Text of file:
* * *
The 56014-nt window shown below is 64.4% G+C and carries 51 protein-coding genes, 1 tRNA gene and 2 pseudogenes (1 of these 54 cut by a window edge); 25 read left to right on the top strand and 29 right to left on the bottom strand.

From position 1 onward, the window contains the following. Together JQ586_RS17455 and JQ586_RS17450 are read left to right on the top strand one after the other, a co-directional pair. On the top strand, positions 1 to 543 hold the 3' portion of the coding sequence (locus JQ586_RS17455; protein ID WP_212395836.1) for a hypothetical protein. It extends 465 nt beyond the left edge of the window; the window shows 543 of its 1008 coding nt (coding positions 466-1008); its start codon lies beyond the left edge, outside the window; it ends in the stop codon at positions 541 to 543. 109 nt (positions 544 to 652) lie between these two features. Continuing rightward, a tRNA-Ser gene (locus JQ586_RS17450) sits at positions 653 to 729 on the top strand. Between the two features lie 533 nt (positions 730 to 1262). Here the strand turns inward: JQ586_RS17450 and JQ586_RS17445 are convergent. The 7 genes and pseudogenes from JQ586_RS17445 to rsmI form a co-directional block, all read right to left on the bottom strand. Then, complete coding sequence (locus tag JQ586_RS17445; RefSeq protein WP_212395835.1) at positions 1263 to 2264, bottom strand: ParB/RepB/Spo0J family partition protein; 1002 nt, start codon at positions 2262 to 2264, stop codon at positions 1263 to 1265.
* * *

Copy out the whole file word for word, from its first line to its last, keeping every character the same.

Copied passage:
The 56014-nt window shown below is 64.4% G+C and carries 51 protein-coding genes, 1 tRNA gene and 2 pseudogenes (1 of these 54 cut by a window edge); 25 read left to right on the top strand and 29 right to left on the bottom strand.

From position 1 onward, the window contains the following. Together JQ586_RS17455 and JQ586_RS17450 are read left to right on the top strand one after the other, a co-directional pair. On the top strand, positions 1 to 543 hold the 3' portion of the coding sequence (locus JQ586_RS17455; protein ID WP_212395836.1) for a hypothetical protein. It extends 465 nt beyond the left edge of the window; the window shows 543 of its 1008 coding nt (coding positions 466-1008); its start codon lies beyond the left edge, outside the window; it ends in the stop codon at positions 541 to 543. 109 nt (positions 544 to 652) lie between these two features. Continuing rightward, a tRNA-Ser gene (locus JQ586_RS17450) sits at positions 653 to 729 on the top strand. Between the two features lie 533 nt (positions 730 to 1262). Here the strand turns inward: JQ586_RS17450 and JQ586_RS17445 are convergent. The 7 genes and pseudogenes from JQ586_RS17445 to rsmI form a co-directional block, all read right to left on the bottom strand. Then, complete coding sequence (locus tag JQ586_RS17445; RefSeq protein WP_212395835.1) at positions 1263 to 2264, bottom strand: ParB/RepB/Spo0J family partition protein; 1002 nt, start codon at positions 2262 to 2264, stop codon at positions 1263 to 1265.